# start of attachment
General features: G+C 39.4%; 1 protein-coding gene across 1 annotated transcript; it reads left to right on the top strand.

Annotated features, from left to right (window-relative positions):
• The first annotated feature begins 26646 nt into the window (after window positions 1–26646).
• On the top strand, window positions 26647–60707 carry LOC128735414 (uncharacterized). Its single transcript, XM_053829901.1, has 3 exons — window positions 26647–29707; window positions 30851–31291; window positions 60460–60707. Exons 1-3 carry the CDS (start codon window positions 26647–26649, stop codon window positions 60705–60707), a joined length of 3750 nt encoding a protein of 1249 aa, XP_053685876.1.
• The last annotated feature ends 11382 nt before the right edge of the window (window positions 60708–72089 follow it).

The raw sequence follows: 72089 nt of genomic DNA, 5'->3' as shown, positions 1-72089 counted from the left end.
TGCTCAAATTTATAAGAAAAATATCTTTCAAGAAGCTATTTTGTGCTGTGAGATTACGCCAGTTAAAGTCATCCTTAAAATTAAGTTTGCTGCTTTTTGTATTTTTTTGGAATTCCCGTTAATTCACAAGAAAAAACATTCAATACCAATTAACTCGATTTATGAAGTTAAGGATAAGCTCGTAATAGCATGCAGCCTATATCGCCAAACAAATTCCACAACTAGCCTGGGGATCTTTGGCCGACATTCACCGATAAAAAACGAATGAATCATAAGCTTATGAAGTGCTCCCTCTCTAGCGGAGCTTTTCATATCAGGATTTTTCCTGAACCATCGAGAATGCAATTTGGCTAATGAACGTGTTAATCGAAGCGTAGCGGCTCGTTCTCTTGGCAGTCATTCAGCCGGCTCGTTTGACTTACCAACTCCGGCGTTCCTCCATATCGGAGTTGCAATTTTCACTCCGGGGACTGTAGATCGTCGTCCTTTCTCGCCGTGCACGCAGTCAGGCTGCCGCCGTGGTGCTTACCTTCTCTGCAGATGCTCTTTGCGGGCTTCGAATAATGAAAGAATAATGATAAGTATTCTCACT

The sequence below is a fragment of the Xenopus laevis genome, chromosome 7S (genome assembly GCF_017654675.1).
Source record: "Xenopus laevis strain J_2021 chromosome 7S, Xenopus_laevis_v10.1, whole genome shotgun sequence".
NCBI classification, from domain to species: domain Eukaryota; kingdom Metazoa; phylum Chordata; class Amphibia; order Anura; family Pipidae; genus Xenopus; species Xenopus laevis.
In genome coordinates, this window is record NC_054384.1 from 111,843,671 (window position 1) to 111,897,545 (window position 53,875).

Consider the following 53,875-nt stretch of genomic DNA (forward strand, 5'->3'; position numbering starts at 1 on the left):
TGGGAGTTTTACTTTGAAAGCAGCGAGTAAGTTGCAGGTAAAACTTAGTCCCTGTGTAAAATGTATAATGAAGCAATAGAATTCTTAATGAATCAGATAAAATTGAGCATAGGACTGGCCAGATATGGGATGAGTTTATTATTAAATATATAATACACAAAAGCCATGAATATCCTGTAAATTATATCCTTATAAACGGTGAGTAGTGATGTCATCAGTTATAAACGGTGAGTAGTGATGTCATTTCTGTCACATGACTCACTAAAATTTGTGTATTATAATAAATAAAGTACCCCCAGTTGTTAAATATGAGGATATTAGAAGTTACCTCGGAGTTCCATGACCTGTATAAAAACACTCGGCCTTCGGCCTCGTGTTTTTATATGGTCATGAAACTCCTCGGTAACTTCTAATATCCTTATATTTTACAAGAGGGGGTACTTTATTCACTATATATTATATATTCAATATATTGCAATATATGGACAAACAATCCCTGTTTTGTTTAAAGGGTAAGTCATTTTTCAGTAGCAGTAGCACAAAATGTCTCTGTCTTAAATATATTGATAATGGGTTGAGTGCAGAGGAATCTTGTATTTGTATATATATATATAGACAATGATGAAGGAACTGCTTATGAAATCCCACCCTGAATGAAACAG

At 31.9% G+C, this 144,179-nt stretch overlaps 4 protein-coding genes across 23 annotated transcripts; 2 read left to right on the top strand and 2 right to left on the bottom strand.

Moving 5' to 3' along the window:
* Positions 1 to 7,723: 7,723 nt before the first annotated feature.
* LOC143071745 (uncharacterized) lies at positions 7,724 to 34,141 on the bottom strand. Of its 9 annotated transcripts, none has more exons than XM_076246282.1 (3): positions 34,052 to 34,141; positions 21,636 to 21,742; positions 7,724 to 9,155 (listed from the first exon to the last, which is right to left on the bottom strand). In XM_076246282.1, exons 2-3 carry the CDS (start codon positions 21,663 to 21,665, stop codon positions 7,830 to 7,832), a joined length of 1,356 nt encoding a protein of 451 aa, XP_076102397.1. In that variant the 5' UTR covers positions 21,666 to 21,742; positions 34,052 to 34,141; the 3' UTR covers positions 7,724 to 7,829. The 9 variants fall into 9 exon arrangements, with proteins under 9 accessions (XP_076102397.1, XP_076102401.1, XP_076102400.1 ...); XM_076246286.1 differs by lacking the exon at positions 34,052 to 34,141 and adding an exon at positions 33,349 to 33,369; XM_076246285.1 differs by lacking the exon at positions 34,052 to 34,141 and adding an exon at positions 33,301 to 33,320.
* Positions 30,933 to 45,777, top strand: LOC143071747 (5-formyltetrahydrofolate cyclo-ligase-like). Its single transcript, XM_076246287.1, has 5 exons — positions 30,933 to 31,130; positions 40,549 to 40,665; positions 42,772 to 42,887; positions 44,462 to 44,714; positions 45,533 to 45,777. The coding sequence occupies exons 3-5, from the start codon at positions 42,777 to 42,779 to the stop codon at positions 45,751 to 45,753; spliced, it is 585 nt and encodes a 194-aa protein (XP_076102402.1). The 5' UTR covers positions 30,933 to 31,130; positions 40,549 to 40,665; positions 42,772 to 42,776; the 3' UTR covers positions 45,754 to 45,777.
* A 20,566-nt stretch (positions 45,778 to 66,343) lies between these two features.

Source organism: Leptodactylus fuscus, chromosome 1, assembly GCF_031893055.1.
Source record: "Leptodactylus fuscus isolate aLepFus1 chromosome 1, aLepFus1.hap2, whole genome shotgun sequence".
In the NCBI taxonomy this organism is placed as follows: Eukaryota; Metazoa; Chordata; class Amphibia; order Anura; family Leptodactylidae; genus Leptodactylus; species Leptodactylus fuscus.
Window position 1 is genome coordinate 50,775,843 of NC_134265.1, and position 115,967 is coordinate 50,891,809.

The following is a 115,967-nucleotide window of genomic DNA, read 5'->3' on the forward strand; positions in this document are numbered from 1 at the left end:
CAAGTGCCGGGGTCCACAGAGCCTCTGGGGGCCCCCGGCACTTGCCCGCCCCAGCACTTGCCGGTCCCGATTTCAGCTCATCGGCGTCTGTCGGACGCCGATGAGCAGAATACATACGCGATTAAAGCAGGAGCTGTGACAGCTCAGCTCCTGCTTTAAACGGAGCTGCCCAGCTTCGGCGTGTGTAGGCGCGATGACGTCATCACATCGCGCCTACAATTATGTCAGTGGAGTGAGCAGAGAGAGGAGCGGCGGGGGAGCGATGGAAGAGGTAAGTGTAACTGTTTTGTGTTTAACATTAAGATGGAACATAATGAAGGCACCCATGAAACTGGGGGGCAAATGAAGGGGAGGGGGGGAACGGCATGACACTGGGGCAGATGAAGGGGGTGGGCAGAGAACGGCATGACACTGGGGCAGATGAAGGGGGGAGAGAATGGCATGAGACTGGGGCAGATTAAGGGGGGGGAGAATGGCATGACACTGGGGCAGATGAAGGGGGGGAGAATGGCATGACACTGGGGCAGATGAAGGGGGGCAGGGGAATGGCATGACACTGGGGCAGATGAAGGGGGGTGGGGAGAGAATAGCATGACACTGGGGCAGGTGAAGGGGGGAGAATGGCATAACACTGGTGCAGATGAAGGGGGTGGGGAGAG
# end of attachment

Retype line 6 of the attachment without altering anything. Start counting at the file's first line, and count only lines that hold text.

The raw sequence follows: 72089 nt of genomic DNA, 5'->3' as shown, positions 1-72089 counted from the left end.